SS UNITED STATES in 2008. Photo (c) D. Zimmerman
In astonishingly good news for ship preservationists today, the S.S. United States Conservancy, a group dedicated to saving the laid up liner SS UNITED STATES from scrap, have managed to get a deal in place to buy the historic liner from the NCL Group for US$3 million.
July 1st, is a big day in the life of a ship laid up since 1969. The Philadelphia berthed UNITED STATES will be given a grand celebration in honor of the 58th anniversary of her record-breaking maiden voyage. A feature of the special program will include a recreation of artist Robert Wogan’s lighting of the ship’s funnels, bridge, and radar mast along with an outdoor screening of the documentary “SS United States: Lady in Waiting”.
Despite an offer from scrap dealers for the ship at US$5.9 million, NCL reportedly stated, “We are pleased with the current arrangement with the conservancy.”
The proposed sale still must overcome some hurdles, primarily to satisfy Environmental Protection Agency concerns related to toxic PCBs aboard the nearly 60-year-old ship. Also, the preservationists will be responsible for the US $60,000 per month docking fees in Philadelphia. The funding has been provided by Gerry Lenfest, a Philadelphia philanthropist. The S.S. United States Conservancy’s agreement with NCL to buy the ship expires in February 2011, and if the sale is completed, according to the the agreement with Mr. Lenfest, the group has 20 months of financial support to develop a long-term plan that would make the ship financially self-supporting.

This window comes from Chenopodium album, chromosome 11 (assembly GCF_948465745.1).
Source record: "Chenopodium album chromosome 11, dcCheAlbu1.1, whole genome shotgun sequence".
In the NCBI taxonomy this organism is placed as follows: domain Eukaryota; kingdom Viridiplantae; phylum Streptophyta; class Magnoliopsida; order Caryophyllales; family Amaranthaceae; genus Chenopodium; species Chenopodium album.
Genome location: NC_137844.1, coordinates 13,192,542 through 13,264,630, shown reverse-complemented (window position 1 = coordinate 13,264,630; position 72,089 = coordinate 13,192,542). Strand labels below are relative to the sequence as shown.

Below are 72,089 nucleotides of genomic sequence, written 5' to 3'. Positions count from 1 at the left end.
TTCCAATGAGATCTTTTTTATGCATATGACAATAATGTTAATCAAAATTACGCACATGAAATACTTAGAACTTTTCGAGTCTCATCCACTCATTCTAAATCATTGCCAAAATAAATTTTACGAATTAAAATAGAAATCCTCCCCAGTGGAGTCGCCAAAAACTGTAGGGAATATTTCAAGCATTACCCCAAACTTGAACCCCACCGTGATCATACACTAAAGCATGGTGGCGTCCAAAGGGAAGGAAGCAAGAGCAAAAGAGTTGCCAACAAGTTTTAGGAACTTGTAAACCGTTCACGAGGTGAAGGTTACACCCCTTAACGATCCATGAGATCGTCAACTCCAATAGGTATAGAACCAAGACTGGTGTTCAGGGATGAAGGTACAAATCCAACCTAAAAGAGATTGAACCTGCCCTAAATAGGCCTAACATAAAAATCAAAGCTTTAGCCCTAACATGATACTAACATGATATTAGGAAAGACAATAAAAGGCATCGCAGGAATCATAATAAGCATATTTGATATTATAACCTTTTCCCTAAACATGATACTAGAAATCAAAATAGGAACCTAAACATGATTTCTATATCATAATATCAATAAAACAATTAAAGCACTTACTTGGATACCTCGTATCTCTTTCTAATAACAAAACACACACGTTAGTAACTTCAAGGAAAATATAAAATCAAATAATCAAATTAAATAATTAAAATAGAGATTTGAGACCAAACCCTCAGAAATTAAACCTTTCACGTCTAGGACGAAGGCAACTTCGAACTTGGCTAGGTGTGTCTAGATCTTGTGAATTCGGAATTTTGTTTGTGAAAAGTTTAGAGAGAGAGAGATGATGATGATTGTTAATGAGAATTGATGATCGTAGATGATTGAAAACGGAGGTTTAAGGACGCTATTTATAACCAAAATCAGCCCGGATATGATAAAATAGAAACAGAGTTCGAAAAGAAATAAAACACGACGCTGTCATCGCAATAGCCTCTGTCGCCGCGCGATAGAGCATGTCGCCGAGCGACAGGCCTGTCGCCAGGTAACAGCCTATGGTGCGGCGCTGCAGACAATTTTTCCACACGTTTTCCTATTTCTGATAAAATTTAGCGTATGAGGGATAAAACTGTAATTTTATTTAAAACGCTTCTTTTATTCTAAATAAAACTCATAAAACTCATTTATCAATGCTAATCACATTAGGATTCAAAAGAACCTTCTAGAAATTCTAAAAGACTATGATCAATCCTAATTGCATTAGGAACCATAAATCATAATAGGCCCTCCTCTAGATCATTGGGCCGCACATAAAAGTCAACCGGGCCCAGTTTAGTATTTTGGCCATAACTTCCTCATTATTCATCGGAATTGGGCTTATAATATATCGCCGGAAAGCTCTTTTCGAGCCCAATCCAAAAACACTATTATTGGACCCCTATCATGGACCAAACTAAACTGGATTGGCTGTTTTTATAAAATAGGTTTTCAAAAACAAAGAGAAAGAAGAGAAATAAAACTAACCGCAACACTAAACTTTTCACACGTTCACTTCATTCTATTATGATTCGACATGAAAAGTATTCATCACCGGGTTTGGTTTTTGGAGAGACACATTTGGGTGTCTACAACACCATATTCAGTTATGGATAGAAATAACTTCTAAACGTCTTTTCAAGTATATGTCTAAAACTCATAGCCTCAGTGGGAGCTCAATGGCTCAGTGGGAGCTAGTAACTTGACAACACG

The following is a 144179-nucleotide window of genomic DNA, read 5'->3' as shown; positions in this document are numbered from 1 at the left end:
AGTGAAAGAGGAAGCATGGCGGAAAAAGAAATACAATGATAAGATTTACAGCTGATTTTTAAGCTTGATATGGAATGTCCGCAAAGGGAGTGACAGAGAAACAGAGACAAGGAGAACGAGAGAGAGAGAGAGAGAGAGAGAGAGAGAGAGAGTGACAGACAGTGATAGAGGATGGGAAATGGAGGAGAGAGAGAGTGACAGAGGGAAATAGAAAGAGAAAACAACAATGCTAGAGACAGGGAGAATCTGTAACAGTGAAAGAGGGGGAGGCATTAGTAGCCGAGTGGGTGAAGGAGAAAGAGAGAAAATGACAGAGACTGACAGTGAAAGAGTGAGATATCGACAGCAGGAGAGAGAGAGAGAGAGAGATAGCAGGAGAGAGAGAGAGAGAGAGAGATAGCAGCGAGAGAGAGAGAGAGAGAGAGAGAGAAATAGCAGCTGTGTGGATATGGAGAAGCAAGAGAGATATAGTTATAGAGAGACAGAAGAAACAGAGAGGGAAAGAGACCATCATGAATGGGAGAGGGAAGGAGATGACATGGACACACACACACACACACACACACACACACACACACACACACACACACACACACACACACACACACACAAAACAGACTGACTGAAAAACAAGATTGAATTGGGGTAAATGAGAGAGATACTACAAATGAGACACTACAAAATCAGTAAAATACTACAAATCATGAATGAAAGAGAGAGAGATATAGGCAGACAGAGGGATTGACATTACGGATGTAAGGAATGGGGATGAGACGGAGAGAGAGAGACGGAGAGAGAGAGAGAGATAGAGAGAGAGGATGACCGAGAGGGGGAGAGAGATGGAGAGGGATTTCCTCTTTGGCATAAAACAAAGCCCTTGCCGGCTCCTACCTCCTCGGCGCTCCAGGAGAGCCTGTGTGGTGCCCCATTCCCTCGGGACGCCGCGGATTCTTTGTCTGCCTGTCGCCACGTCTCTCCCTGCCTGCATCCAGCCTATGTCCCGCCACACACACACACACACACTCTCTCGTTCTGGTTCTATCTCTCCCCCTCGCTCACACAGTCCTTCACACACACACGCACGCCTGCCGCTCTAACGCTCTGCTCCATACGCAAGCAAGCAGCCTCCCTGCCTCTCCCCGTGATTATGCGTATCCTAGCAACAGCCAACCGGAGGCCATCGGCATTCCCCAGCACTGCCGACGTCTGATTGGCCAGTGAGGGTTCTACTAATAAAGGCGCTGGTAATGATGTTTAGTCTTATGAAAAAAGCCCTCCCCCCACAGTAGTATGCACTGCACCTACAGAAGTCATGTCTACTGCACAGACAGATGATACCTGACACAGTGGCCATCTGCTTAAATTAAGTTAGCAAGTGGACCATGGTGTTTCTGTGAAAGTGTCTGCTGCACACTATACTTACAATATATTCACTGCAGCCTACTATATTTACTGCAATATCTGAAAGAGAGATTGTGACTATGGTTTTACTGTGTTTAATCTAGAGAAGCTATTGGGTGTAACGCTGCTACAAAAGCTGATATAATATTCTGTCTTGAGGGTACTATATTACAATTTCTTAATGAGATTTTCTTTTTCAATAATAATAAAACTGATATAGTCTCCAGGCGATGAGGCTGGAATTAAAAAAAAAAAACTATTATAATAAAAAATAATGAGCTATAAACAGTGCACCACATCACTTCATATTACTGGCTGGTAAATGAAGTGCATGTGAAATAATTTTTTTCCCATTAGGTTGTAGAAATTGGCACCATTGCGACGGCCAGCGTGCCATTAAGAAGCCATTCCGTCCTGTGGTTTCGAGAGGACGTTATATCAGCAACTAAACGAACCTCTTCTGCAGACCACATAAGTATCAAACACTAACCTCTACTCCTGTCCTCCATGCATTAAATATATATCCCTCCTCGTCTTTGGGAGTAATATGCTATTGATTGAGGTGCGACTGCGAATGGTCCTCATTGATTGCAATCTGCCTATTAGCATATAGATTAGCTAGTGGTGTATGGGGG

For more information click on http://ssunitedstatesconservancy.org/SSUS/blog/
MARTIN COX - Founder and publisher of MaritimeMatters, inspired by maritime culture and technology growing up in the port of Southampton. He works as a photographer in Los Angeles, and his works has been exhibited in LA, San Francisco, New York, London and Iceland.Martin is the co-writer of the book “Hollywood to Honolulu; the story of the Los Angeles Steamship Company” published by the Steam Ship Historical Society of America. The Los Angeles Maritime Museum has commissioned artworks and collected his photographs.
Latest posts by Martin Cox (see all)